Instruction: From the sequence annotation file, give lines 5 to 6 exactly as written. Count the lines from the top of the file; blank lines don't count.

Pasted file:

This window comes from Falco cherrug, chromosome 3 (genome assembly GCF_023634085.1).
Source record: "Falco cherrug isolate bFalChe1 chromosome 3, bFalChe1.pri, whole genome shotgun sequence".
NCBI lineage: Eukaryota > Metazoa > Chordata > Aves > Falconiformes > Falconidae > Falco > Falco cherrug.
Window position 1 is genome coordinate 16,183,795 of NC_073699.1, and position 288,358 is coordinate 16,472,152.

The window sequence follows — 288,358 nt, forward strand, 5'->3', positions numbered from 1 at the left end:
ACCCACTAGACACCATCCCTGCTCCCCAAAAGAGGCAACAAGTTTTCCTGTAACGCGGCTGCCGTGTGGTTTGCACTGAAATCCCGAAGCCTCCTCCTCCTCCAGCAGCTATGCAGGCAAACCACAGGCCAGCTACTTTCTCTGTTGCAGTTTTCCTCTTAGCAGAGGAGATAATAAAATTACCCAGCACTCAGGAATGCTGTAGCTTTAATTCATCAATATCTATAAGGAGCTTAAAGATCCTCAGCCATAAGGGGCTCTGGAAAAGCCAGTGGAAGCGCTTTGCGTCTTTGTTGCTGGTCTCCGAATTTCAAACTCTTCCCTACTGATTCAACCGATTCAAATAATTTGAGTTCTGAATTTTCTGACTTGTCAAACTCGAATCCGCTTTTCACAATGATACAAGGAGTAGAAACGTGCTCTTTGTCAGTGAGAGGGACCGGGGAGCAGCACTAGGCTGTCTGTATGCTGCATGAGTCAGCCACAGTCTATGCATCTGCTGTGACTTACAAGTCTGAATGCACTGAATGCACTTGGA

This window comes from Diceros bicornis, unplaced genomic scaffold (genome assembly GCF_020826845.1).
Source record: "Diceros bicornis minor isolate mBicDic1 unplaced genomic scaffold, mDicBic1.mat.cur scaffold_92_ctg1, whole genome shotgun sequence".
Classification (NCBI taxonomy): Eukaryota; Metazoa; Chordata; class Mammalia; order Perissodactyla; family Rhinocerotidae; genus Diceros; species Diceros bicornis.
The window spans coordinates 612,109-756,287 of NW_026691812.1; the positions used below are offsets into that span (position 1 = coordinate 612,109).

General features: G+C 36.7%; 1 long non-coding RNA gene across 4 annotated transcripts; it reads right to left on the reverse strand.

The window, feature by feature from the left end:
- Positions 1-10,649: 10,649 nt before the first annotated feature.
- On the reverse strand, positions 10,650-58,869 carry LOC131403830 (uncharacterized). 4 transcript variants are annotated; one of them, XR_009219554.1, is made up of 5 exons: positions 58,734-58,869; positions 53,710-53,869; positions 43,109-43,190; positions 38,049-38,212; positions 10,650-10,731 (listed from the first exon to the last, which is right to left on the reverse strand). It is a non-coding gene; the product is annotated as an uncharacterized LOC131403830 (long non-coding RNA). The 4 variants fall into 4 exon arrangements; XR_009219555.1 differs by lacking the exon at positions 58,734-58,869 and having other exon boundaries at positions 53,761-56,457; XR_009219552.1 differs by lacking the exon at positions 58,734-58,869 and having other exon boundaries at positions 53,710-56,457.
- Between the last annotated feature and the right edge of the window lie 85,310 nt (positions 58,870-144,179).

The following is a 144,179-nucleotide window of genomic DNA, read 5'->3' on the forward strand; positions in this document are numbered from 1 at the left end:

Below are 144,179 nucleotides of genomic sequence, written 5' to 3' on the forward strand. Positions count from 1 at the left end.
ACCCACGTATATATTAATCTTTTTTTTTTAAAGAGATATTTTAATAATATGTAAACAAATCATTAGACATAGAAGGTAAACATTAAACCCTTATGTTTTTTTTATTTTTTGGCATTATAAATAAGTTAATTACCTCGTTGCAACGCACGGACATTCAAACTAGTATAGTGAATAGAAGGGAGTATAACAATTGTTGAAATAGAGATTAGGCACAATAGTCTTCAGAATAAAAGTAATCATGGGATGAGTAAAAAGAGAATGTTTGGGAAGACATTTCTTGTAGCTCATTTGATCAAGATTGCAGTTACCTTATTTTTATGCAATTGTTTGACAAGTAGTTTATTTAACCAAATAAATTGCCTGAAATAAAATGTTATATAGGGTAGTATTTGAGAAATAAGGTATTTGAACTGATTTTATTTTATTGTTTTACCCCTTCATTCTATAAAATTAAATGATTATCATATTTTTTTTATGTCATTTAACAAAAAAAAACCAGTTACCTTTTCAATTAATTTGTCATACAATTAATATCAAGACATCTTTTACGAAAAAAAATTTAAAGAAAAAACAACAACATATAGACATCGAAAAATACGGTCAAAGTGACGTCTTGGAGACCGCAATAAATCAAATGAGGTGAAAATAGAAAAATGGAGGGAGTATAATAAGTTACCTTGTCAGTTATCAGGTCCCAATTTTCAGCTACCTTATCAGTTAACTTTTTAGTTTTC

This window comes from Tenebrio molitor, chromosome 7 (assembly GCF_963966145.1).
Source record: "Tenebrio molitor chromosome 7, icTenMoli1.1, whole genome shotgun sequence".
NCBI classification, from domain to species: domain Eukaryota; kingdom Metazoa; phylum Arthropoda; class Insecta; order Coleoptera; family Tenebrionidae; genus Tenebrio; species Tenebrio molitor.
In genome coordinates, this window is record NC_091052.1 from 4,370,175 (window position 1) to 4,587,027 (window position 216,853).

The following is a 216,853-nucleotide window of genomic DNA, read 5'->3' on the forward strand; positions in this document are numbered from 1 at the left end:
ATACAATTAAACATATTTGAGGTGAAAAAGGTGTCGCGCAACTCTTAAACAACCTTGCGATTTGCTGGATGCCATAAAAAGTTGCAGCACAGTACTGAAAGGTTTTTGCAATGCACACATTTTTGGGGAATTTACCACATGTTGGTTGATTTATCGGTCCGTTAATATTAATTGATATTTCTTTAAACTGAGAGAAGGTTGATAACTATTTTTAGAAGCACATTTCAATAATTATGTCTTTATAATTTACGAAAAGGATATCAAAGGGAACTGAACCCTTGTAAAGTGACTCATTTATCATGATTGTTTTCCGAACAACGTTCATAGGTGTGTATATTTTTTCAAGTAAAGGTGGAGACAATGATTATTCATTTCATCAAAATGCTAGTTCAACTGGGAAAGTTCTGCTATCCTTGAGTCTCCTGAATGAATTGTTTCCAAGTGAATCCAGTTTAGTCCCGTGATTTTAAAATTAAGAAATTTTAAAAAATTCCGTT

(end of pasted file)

The window sequence follows — 288,358 nt, forward strand, 5'->3', positions numbered from 1 at the left end:
ACCCACTAGACACCATCCCTGCTCCCCAAAAGAGGCAACAAGTTTTCCTGTAACGCGGCTGCCGTGTGGTTTGCACTGAAATCCCGAAGCCTCCTCCTCCTCCAGCAGCTATGCAGGCAAACCACAGGCCAGCTACTTTCTCTGTTGCAGTTTTCCTCTTAGCAGAGGAGATAATAAAATTACCCAGCACTCAGGAATGCTGTAGCTTTAATTCATCAATATCTATAAGGAGCTTAAAGATCCTCAGCCATAAGGGGCTCTGGAAAAGCCAGTGGAAGCGCTTTGCGTCTTTGTTGCTGGTCTCCGAATTTCAAACTCTTCCCTACTGATTCAACCGATTCAAATAATTTGAGTTCTGAATTTTCTGACTTGTCAAACTCGAATCCGCTTTTCACAATGATACAAGGAGTAGAAACGTGCTCTTTGTCAGTGAGAGGGACCGGGGAGCAGCACTAGGCTGTCTGTATGCTGCATGAGTCAGCCACAGTCTATGCATCTGCTGTGACTTACAAGTCTGAATGCACTGAATGCACTTGGA